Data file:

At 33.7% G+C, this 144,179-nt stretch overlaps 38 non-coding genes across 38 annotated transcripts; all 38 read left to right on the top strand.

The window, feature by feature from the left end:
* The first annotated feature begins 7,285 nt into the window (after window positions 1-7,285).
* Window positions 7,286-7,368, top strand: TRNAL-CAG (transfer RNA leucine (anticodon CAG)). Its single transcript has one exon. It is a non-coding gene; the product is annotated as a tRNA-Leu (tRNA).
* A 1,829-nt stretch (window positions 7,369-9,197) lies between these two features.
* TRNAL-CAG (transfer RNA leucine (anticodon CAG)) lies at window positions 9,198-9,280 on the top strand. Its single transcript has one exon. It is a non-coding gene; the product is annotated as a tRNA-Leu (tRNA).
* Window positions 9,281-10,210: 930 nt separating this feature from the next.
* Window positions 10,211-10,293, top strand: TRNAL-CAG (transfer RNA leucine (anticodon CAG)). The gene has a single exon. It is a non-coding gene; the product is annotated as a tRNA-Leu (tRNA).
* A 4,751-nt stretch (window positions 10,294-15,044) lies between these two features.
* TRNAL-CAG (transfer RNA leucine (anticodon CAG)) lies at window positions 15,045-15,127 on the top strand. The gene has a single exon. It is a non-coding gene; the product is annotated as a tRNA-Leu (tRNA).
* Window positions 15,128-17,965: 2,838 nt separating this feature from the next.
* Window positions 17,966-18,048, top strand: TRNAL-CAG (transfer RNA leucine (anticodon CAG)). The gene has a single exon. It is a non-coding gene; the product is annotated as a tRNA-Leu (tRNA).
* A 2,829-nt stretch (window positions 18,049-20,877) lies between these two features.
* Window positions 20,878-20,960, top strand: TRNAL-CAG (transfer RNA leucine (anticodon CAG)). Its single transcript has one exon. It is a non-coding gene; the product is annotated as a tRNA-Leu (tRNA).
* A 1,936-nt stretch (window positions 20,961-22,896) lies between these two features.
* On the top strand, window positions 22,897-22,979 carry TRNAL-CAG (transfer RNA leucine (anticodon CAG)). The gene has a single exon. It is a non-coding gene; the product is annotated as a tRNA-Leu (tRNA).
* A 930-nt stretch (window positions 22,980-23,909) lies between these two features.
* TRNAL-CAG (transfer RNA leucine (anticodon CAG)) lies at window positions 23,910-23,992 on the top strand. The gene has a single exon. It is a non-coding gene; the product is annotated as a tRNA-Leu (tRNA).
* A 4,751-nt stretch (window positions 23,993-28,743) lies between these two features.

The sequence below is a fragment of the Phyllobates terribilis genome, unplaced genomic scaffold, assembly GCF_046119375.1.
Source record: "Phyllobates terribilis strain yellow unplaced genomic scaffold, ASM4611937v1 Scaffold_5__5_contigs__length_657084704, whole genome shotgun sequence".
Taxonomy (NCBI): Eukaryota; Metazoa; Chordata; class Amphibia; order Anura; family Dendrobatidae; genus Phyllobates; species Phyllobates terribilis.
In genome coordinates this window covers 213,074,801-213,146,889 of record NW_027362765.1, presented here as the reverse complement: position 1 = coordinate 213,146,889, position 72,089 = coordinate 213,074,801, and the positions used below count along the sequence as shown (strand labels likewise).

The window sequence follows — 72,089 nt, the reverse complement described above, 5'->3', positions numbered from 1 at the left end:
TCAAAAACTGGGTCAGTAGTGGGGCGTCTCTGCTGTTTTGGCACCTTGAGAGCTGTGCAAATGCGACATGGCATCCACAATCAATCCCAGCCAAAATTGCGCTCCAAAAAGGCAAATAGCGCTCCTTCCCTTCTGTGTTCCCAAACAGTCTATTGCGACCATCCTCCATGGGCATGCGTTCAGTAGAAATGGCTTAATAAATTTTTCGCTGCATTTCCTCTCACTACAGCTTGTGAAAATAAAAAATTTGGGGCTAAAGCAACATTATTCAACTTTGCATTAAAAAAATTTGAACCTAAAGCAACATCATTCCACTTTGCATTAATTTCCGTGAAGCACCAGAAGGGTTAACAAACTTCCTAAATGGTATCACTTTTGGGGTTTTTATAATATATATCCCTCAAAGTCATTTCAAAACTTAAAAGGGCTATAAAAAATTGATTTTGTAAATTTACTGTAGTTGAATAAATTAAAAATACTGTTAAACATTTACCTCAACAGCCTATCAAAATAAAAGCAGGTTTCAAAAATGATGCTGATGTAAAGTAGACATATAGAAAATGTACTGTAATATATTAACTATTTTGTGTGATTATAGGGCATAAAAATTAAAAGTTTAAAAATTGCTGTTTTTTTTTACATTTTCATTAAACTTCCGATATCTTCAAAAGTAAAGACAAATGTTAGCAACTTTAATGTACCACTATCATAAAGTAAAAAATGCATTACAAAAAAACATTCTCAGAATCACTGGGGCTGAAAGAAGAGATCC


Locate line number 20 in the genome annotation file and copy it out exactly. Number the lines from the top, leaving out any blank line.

The sequence below is a fragment of the Phyllobates terribilis genome, unplaced genomic scaffold, assembly GCF_046119375.1.